- - Monday, August 25, 2014

Analysis/Opinion:

As she will tell you herself, Carlene Carter is a road dog.

And at 58, this fourth-generation member of the storied Carter Family is on the road again, touring behind her latest album, “Carter Girl.” (The tour brings her, along with Chris Hillman and Herb Pedersen, to the Birchmere in Alexandria on Thursday.)

Most of the new album, released by Rounder Records, consists of Ms. Carter’s reimagined renditions of Carter Family classics, such as “Gold Watch and Chain,” “Give Me the Roses” and “I Ain’t Gonna Work Tomorrow.”

But you’d be wrong to think of “Carter Girl“‘s 12 tracks as a trip down memory lane: Ms. Carter’s recordings, as well as her live performances, infuse these songs with vibrance and urgency as when they were first performed by the pioneers of country music.

Ms. Carter recently talked to The Washington Times about the new album, her family and the road.

Question: You’ve had incredible success. What is it that has kept you recording and touring?

Answer: I’m an entertainer. It is my job. Beyond that, it’s my passion. I want to see the light in people’s eyes because they recognize themselves in my songs. I want people to buy the record and then hear me sing live. So you get to hear [the recording] and then hear me play it live. I love getting out and sharing the music with people in an intimate setting.

Q: A lot of musicians say that the road gets harder and harder over time, but you never seem to show any road weariness. What keeps you going?

A: I grew up on the road and toured a lot in my life. I’m quite the road dog. I’ll be out 250 or 300 days a year working. I’m trying to cover as much ground as I can.

Q: How would you describe your audience?

A: The audiences that come to see me now are my age or are just music lovers. They aren’t coming to check it out, they are coming to have the live experience. I inherited the Carter Family fans, [my stepfather Johnny Cash’s] fans, Carlene Carter fans, Carter-Cash fans. I have the white-hair crowd who are older than me and a lot of people that bring their kids. And there are just some younger fans that are pure music lovers.

Q: How would you describe your shows to someone who didn’t know anything about them?

A: It really depends on the venue I’m playing. There are some listening rooms where I’m playing to 300, 400, 500 people, and we expect to share an evening together. There are larger shows, smaller shows. Basically, I rely on the audiences to guide me. I talk to them, I sing for them and they guide me toward what they would enjoy. I ask them, “Do you want to know what’s behind this song?” And they tell me they do, and we have a conversation.

Q: Some second- or third-generation musicians rebel against their family’s musical heritage. You never have. Why is that?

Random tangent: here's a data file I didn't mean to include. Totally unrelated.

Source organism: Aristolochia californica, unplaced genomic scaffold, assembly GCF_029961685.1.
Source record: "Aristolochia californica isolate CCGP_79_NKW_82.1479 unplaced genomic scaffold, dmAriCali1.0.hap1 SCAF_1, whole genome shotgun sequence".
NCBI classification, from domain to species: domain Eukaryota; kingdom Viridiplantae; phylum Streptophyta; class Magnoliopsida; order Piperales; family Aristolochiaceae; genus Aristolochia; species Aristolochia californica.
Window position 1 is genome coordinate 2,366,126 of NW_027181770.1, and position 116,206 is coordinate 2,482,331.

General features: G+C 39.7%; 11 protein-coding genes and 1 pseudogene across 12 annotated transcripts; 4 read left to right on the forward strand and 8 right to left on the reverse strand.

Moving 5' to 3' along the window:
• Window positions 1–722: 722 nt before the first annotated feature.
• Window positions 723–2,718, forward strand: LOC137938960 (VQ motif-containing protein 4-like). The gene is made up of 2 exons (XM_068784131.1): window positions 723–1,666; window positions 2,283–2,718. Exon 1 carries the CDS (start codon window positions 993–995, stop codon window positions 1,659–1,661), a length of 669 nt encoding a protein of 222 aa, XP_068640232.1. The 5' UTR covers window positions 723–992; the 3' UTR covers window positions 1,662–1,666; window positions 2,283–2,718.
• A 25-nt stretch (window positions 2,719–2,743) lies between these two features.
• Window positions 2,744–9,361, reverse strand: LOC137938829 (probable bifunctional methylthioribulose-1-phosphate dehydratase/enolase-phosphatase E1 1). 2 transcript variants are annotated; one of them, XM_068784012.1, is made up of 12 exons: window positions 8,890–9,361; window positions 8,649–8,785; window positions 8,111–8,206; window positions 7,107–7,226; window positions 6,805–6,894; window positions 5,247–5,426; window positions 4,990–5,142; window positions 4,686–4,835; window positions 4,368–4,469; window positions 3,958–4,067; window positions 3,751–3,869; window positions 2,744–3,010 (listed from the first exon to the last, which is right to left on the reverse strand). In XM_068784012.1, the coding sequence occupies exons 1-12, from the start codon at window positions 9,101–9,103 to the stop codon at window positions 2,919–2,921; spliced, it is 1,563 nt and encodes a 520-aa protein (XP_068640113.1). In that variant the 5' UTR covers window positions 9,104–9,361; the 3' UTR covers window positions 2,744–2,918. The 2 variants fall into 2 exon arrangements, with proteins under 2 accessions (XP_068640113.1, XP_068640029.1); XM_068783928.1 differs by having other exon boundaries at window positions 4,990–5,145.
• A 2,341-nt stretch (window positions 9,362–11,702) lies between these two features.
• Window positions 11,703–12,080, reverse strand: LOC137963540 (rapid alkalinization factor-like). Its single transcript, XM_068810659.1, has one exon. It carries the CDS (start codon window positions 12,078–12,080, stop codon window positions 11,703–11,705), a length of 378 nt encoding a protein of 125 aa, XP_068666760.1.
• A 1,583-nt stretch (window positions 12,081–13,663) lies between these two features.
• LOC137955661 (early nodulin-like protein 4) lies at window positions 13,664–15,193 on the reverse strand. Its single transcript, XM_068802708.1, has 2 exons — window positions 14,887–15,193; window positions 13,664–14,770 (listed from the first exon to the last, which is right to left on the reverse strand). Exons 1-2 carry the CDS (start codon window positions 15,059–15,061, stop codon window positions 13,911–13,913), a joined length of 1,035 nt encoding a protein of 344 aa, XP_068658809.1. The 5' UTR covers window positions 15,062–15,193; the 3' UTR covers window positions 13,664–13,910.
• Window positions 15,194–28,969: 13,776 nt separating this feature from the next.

A: I have always honored my family’s music. I’m very proud of it. Every article or every review of my shows has two to three paragraphs where they mention my family background. That’s fine. I’m very secure in my own abilities and my own music. I like to think I’m constantly growing as a performer. It doesn’t matter if there are 20 or 2,000 people, I try to keep it free and fun by flying by the seat of my pants.

Q: You chose Don Was to produce “Carter Girl.” What did he contribute that no one else would have brought to the project?

A: Don and I talked about how we didn’t want it to sound like I did in my 20s. Basically, he understood what I wanted to do. I heard what he did with my friend Elizabeth Cook [on her 2010 album “Welder”], and it sounds like her, not just like she’s singing these particular songs. That’s what I wanted.

I’ve known Don for a while. We weren’t close or anything, so I was thrilled when I met him and he agreed to work with me. He was everything I wished for and more. Working with Don was such a joyful experience. This album was like our little baby that we worked on together. I really trusted in the universe to make this the best it could be and it worked.

Also, Don brought the right musicians into the studio with me. They had great style, great talent. It is why this all came together.

Q: So many people still think of your mom, June Carter Cash, and truly love her. What can you tell us about her?

A: She was all about “Be yourself and always be true to yourself.” She told me if you can write one “Ring of Fire” in your lifetime, it will benefit your career forever. I told her “Gee, that’s a tall order, mom!”

When I started writing songs and got the hang of it, my aunt Helen [Carter coached] me. I learned to only write things I know right now and to share a piece of my soul. [My mother] loved performing. When she [and my stepfather Johnny Cash] performed, I got to stand on the side of the stage, watch and learn. They were two of the best entertainers in the world. They had incredibly solid work ethics. It didn’t matter what else was going on in their lives, when they heard ‘It’s showtime,’ they put that aside and performed with everything they had.

If You Go

WHAT:Chris Hillman & Herb Pedersen and Carlene Carter

WHERE: The Birchmere, 3701 Mount Vernon Ave., Alexandria, Va. 703-549-7000

WHEN: Thursday at 7:30 p.m.

TICKETS: $29.50

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